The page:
The Future Is in Millions of Pieces: The Double Life of Birdie Hegarty
By Logan Gwinnet Roche

Harvard University Press
Cambridge, Massachussets, 2003.

Review by Seamus Sweeney

There is not just one but several “double lives” referred to in the title of Logan Gwinnet Roche’s biography of Bridie Hegarty, the anthropologist and historian. Firstly, there is the distinction between Hegarty the academic anthropologist and the popular historian. Secondly, there are the two careers she pursued as a historian; the first as the author of the vast, compendious “The Civilisations of the World” and “The Progress of History”. As the names suggest, both were massive works of dense scholarship, of epic sweep and of epic boredom. The second, beginning in 1970 and marked by her publishing as Bridie Hegarty rather than B.E. Hegarty, was stranger, richer; her histories were incomparably shorter, yet infinitely more comprehensive.
B.E. Hegarty was Bridie (Bridget) Hegarty, born in Annagry, County Donegal, Ireland in 1934. Aged five she accompanied her parents to New York. Roche is good on her early life, and speculates that all that probably remained for her of her native country was a few transitory images. The Hegartys settled in the Woodlawn area of the Bronx. Bridie won a scholarship to New York University, where she majored in Comparative Anthropology. She taught in Buffalo, New York before returning to NYU to obtain a Masters, with a thesis on the proliferation of Polynesian Cargo Cults. This was among the first serious academic studies of this phenomenon.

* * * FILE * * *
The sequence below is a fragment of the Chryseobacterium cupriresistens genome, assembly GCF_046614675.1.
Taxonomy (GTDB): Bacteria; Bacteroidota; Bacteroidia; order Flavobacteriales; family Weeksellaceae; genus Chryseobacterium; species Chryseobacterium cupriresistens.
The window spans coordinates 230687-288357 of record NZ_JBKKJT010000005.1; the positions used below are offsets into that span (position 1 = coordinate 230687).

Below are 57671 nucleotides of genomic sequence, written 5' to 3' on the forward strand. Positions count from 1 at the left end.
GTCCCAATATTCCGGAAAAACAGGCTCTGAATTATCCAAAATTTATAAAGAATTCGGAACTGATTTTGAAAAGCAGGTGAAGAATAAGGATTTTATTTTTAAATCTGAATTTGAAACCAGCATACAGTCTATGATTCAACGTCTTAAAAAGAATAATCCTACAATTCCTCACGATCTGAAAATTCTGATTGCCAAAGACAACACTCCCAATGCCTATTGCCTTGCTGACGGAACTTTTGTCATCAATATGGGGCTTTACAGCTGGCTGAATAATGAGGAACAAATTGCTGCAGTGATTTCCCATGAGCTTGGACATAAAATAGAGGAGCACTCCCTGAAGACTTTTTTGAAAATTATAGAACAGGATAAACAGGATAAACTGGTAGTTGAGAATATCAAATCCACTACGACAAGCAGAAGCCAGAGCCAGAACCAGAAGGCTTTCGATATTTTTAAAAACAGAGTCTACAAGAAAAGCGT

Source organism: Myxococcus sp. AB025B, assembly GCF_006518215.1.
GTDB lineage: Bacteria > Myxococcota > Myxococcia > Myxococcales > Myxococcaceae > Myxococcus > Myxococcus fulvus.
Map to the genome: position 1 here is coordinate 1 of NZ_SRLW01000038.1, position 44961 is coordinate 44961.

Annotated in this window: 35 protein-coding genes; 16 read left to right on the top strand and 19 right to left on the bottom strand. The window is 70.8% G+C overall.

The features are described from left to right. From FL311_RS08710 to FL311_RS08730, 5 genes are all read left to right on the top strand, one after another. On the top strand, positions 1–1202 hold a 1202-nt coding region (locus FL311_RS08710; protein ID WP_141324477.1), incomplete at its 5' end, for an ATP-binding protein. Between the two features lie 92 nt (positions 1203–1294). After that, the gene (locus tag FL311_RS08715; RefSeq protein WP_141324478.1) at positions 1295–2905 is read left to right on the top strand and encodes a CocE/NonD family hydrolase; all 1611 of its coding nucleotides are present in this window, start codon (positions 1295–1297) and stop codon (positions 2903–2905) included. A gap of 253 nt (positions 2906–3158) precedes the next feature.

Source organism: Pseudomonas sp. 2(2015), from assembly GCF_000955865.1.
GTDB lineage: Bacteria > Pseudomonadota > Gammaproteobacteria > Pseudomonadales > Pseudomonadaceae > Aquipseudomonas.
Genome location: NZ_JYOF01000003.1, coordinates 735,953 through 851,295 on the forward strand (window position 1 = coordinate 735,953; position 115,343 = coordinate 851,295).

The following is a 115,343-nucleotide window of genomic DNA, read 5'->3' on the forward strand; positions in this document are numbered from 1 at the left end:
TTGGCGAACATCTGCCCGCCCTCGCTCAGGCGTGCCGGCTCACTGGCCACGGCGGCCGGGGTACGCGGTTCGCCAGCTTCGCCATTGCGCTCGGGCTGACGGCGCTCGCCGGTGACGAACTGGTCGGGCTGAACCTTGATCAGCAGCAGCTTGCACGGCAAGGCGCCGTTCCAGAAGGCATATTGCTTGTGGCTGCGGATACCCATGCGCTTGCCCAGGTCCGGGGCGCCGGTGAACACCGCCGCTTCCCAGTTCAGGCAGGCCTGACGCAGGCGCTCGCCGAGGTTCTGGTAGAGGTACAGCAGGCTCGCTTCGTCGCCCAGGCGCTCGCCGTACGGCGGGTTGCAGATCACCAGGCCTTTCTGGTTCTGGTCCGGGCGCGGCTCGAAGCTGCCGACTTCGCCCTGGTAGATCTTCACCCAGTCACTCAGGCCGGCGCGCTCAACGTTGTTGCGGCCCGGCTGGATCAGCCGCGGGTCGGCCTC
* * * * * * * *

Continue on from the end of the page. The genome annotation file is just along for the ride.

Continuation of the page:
Throughout her academic and teaching career Bridie Hegarty was on the one hand gregarious and lively, and on the other seemed to have no close, confiding friend. This may be interesting, but is hardly unusual, and doesn’t merit the intense study Roche makes of her personal life. I deplore the tendency of literary biographers to look for some kind of secret life; Roche wastes many pages speculating, in a complete vacuum of evidence, as to possible depressive tendencies, or lesbianism.
In neither phase of her writing did Hegarty discuss the land of her birth in depth. Roche estimates, in what strikes me as an odd statistical approach to the relative “importance” bestowed by an author to a topic, that she devoted an equal amount of inches of text on Ireland and Gabon. Yet she was an active member of many New York Ireland Associations. Within these she continued to socialise with a group of friends who had grown up together in Woodlawn.
In 1970 Bridie emerged from B. E. Hegarty with the publication of “A Pearl Falling” Like her universal histories, these books showed a wide range of scholarship. But rather than the sweeping vision of her previous works, “A Pearl Falling” consisted of eight hundred fragments, each a paragraph or two. Each focused on one incident; the Empress of Japan dropping a pearl into the ocean, the execution of Remirro de Orco, the beginning of a tea ceremony hosted by Sen no Rikyu. Each fragment was carefully footnoted and came complete with the apparatus of scholarship.